In her New Year’s speech, Prime Minister Erna Solberg stated, ‘no one in the Norwegian labour market will exceed their “best by” date’. At the national meeting for the Conservative Party just recently, she followed up by proposing greater facilitation of courses for people who work, and a stronger focus on vocational subjects and vocational education. We welcome what we perceive as a cross-policy agreement to invest more in postgraduate education. We will do our best to live up to the expectations, but we do believe that politicians are thinking too small.
At the Norwegian University of Science and Technology (NTNU), we have an ambition to double the extent of postgraduate and further education in the full breadth of our business in the coming three years. We are doing this, because we can see that work life will be in need of an increase in flexible and updated competence. The importance of learning throughout your life is increasing, due to the pace of technological changes being faster than ever. It is tempting to resort to the saying ‘Anyone who considers themselves finished with education, is not educated, but finished’.
Education and the development of knowledge has made Norway one of the best countries to live in. Through the 1900s, the population gained an increasingly higher level of education. In parallel, the universities grew from being elitist institutions for the few, to becoming available to many. Today, approximately one-third of all Norwegians have higher education. We have developed a well-founded culture for education and
Why is this well-founded education culture broken when it comes to continuing education? The arrows are pointing down. From 2008 to 2017, the number of people who took part in formal further education (which provides credits) fell from 11 to 8%, according to statistics from the Norwegian Committee on Skill Needs. This should set the alarm bells ringing.
Work life is screaming for replenishment of new skills. Politicians are saying that something must happen now and the employees are motivated. Then why are fewer than before committing to lifelong learning?
We believe that the explanation is related to conditions and flexibility not being good enough. An improvement in the facilitation for is a step in the right direction, but it is not enough.
Three gears are mainly holding the machinery that keeps continuing education in motion. They are connected, but seem to be lacking grease. Greasing just one of the wheels to increase the extent is unfortunately not enough. We would like to point out three areas where changes should be implemented;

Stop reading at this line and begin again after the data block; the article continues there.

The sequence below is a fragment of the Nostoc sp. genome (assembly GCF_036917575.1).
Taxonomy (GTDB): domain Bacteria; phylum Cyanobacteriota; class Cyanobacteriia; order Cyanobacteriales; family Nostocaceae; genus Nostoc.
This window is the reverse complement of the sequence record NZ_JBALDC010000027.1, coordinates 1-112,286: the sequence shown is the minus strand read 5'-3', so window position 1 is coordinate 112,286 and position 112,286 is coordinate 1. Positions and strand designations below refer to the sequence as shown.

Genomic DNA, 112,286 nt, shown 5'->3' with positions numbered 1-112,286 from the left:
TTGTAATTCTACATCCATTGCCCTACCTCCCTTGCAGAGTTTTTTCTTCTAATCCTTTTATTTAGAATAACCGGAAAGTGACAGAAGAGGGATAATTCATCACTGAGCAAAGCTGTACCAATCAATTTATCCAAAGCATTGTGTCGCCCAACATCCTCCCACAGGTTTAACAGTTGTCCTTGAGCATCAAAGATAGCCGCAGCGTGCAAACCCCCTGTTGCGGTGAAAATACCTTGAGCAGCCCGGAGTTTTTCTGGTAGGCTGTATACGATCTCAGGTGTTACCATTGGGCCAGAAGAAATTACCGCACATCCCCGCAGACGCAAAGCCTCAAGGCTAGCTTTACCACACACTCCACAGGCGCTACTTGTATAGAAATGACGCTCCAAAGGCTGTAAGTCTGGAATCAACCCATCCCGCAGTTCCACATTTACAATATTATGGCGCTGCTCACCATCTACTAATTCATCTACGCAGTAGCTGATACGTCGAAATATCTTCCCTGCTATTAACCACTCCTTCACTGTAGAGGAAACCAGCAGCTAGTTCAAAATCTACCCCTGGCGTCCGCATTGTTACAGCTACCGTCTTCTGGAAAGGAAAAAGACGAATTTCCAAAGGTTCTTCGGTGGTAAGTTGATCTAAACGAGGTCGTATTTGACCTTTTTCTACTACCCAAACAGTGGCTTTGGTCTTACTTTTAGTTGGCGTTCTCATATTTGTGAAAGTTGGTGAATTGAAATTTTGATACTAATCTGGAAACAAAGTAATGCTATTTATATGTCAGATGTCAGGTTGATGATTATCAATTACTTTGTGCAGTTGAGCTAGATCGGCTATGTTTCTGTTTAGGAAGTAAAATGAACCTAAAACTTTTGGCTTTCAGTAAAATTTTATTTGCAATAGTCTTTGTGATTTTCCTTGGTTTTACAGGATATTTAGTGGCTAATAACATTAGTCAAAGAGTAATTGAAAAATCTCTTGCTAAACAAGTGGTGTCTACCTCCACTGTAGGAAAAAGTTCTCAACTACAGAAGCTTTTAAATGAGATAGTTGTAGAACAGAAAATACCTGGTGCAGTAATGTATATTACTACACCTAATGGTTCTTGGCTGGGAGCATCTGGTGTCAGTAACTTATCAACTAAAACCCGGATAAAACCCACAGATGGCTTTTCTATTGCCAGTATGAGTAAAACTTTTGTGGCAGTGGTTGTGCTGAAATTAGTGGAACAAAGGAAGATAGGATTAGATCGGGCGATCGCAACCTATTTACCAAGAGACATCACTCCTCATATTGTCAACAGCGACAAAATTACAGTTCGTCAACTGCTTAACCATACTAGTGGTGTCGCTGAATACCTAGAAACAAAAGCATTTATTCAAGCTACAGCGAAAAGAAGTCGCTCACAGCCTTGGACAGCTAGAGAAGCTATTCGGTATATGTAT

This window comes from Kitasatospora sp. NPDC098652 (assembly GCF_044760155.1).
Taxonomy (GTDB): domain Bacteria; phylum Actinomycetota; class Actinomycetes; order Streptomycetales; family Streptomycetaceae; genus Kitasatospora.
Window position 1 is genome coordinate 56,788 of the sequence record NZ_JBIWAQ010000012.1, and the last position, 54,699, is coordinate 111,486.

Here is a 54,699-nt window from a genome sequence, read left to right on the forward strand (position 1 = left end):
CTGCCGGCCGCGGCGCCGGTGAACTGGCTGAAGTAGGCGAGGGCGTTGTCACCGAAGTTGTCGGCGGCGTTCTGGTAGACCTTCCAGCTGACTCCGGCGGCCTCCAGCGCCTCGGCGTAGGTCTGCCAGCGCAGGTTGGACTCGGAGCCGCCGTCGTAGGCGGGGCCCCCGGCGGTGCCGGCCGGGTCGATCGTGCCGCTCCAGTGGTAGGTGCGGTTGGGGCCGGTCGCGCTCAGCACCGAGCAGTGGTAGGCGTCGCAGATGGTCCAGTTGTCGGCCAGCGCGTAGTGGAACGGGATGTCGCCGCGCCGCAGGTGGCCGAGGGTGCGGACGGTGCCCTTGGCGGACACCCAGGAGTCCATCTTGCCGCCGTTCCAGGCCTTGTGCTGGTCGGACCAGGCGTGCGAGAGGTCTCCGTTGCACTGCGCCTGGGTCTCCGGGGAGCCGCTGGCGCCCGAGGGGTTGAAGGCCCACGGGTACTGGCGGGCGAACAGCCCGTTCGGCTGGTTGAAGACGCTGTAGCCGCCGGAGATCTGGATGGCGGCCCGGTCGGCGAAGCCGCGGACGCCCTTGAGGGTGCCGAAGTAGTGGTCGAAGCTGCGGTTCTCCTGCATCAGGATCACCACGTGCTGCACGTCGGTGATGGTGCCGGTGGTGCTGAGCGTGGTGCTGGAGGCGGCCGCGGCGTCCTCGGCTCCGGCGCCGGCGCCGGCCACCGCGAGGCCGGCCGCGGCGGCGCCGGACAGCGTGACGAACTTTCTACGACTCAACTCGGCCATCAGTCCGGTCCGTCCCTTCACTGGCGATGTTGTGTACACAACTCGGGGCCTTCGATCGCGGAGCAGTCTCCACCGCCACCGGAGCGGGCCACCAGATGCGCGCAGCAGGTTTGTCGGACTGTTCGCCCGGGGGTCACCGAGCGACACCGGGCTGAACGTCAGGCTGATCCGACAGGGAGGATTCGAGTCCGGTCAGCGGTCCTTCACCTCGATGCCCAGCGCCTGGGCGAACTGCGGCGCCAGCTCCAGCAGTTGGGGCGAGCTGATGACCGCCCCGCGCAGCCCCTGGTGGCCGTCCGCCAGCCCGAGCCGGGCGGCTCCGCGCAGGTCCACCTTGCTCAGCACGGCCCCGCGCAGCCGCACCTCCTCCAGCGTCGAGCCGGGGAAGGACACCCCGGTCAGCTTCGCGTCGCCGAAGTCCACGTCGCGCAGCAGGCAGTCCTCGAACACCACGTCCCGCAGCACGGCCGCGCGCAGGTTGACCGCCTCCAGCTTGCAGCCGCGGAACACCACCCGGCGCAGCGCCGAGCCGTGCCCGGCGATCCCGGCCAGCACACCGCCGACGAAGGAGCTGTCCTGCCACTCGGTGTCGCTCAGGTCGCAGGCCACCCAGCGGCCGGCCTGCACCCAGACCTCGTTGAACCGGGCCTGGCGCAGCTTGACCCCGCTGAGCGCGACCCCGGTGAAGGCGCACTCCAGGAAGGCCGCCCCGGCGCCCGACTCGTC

- First, the frame conditions for work life must change; so that it pays to invest in competence. This applies to both the public and private sector. To introduce ‘CompetenceFUNN’ – a tax deduction scheme for companies’ investments in competence – is one of several measures likely to have a good effect.
- Secondly, employees need clear incentives. It is in NTNU’s opinion that financial means should be considered, among others.
- Thirdly, the university sector must be better placed to meet the needs. If we are to be able to double the extent of continuing and further education, we depend on clear financial arrangements. The Ministry of Education and Research’s development agreement with us and the other institutions must be adjusted for us to have a buffer reducing the risk of building up flexible offers fast, and following the needs and business conditions.
We must acknowledge that, today, we have a system that leads to fewer adults than before going back to school (physically or digitally). Our nation’s future is depending on that we manage to turn this trend for continuing and further education.
We urge Iselin Nybø, Torbjørn Røe Isaksen and the rest of the government to make the necessary political changes, together with the universities and work life. NTNU are ready to contribute.
The Summit is hosted by Inland Norway University of Applied Sciences.
By Rector Gunnar Bovim and Pro-rector for Education, Anne Borg, the Norwegian University of Science and Technology (NTNU)